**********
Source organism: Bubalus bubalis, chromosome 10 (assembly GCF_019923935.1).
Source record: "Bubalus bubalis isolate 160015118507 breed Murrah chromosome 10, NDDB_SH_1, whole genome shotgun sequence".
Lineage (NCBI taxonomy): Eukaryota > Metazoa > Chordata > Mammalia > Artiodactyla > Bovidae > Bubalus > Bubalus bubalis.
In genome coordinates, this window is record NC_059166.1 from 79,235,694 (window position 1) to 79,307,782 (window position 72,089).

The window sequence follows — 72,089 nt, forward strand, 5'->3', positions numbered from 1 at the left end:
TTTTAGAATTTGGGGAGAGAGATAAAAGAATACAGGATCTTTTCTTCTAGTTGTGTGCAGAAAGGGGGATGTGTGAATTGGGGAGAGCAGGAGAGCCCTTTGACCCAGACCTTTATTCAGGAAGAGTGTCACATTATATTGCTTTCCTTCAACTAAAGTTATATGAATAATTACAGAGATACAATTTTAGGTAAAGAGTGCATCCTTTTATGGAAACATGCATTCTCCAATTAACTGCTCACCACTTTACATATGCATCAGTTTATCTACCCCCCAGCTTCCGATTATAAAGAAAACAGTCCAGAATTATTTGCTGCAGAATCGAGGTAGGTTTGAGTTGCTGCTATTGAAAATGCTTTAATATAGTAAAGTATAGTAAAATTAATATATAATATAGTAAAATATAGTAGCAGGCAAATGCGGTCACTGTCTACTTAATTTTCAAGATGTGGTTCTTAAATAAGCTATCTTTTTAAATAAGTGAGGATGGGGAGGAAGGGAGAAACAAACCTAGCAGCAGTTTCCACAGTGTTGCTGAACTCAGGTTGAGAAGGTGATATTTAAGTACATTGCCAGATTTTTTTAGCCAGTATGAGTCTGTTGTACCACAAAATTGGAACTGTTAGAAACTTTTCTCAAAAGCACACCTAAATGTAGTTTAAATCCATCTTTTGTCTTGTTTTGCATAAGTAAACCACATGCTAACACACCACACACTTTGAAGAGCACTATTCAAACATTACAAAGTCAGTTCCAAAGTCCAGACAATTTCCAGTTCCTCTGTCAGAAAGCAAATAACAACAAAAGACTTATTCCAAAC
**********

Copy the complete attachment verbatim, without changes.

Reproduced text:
Source organism: Bubalus bubalis, chromosome 10 (assembly GCF_019923935.1).
Source record: "Bubalus bubalis isolate 160015118507 breed Murrah chromosome 10, NDDB_SH_1, whole genome shotgun sequence".
Lineage (NCBI taxonomy): Eukaryota > Metazoa > Chordata > Mammalia > Artiodactyla > Bovidae > Bubalus > Bubalus bubalis.
In genome coordinates, this window is record NC_059166.1 from 79,235,694 (window position 1) to 79,307,782 (window position 72,089).

The window sequence follows — 72,089 nt, forward strand, 5'->3', positions numbered from 1 at the left end:
TTTTAGAATTTGGGGAGAGAGATAAAAGAATACAGGATCTTTTCTTCTAGTTGTGTGCAGAAAGGGGGATGTGTGAATTGGGGAGAGCAGGAGAGCCCTTTGACCCAGACCTTTATTCAGGAAGAGTGTCACATTATATTGCTTTCCTTCAACTAAAGTTATATGAATAATTACAGAGATACAATTTTAGGTAAAGAGTGCATCCTTTTATGGAAACATGCATTCTCCAATTAACTGCTCACCACTTTACATATGCATCAGTTTATCTACCCCCCAGCTTCCGATTATAAAGAAAACAGTCCAGAATTATTTGCTGCAGAATCGAGGTAGGTTTGAGTTGCTGCTATTGAAAATGCTTTAATATAGTAAAGTATAGTAAAATTAATATATAATATAGTAAAATATAGTAGCAGGCAAATGCGGTCACTGTCTACTTAATTTTCAAGATGTGGTTCTTAAATAAGCTATCTTTTTAAATAAGTGAGGATGGGGAGGAAGGGAGAAACAAACCTAGCAGCAGTTTCCACAGTGTTGCTGAACTCAGGTTGAGAAGGTGATATTTAAGTACATTGCCAGATTTTTTTAGCCAGTATGAGTCTGTTGTACCACAAAATTGGAACTGTTAGAAACTTTTCTCAAAAGCACACCTAAATGTAGTTTAAATCCATCTTTTGTCTTGTTTTGCATAAGTAAACCACATGCTAACACACCACACACTTTGAAGAGCACTATTCAAACATTACAAAGTCAGTTCCAAAGTCCAGACAATTTCCAGTTCCTCTGTCAGAAAGCAAATAACAACAAAAGACTTATTCCAAAC